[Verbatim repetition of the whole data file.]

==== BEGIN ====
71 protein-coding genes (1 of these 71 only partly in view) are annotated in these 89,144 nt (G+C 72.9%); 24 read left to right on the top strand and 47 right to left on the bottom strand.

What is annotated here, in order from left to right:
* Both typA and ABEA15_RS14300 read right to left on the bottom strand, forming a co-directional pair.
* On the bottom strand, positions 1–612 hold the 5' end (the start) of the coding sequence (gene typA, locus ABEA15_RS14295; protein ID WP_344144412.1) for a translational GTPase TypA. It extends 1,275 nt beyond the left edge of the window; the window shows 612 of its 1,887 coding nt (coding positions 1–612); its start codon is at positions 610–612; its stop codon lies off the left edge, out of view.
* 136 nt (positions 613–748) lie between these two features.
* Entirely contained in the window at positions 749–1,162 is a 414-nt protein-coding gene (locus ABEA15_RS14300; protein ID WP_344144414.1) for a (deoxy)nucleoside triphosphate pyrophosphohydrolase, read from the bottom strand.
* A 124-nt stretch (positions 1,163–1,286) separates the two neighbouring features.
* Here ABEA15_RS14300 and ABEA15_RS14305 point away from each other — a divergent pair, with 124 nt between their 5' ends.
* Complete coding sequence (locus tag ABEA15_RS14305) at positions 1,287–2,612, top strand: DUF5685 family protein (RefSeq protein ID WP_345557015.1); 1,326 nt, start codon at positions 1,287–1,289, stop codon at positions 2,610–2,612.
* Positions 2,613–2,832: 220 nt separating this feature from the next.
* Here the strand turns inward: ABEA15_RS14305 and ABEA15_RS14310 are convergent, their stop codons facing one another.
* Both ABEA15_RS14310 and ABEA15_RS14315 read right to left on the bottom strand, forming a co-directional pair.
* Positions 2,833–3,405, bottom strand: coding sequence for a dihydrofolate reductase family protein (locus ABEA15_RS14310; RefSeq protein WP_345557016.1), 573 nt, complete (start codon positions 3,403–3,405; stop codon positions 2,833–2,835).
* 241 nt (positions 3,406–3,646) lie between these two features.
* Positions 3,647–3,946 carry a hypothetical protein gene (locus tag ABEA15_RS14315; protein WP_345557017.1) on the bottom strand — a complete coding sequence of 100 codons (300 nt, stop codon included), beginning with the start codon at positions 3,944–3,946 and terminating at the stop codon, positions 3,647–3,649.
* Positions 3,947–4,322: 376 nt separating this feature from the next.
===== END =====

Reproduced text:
71 protein-coding genes (1 of these 71 only partly in view) are annotated in these 89,144 nt (G+C 72.9%); 24 read left to right on the top strand and 47 right to left on the bottom strand.

What is annotated here, in order from left to right:
* Both typA and ABEA15_RS14300 read right to left on the bottom strand, forming a co-directional pair.
* On the bottom strand, positions 1–612 hold the 5' end (the start) of the coding sequence (gene typA, locus ABEA15_RS14295; protein ID WP_344144412.1) for a translational GTPase TypA. It extends 1,275 nt beyond the left edge of the window; the window shows 612 of its 1,887 coding nt (coding positions 1–612); its start codon is at positions 610–612; its stop codon lies off the left edge, out of view.
* 136 nt (positions 613–748) lie between these two features.
* Entirely contained in the window at positions 749–1,162 is a 414-nt protein-coding gene (locus ABEA15_RS14300; protein ID WP_344144414.1) for a (deoxy)nucleoside triphosphate pyrophosphohydrolase, read from the bottom strand.
* A 124-nt stretch (positions 1,163–1,286) separates the two neighbouring features.
* Here ABEA15_RS14300 and ABEA15_RS14305 point away from each other — a divergent pair, with 124 nt between their 5' ends.
* Complete coding sequence (locus tag ABEA15_RS14305) at positions 1,287–2,612, top strand: DUF5685 family protein (RefSeq protein ID WP_345557015.1); 1,326 nt, start codon at positions 1,287–1,289, stop codon at positions 2,610–2,612.
* Positions 2,613–2,832: 220 nt separating this feature from the next.
* Here the strand turns inward: ABEA15_RS14305 and ABEA15_RS14310 are convergent, their stop codons facing one another.
* Both ABEA15_RS14310 and ABEA15_RS14315 read right to left on the bottom strand, forming a co-directional pair.
* Positions 2,833–3,405, bottom strand: coding sequence for a dihydrofolate reductase family protein (locus ABEA15_RS14310; RefSeq protein WP_345557016.1), 573 nt, complete (start codon positions 3,403–3,405; stop codon positions 2,833–2,835).
* 241 nt (positions 3,406–3,646) lie between these two features.
* Positions 3,647–3,946 carry a hypothetical protein gene (locus tag ABEA15_RS14315; protein WP_345557017.1) on the bottom strand — a complete coding sequence of 100 codons (300 nt, stop codon included), beginning with the start codon at positions 3,944–3,946 and terminating at the stop codon, positions 3,647–3,649.
* Positions 3,947–4,322: 376 nt separating this feature from the next.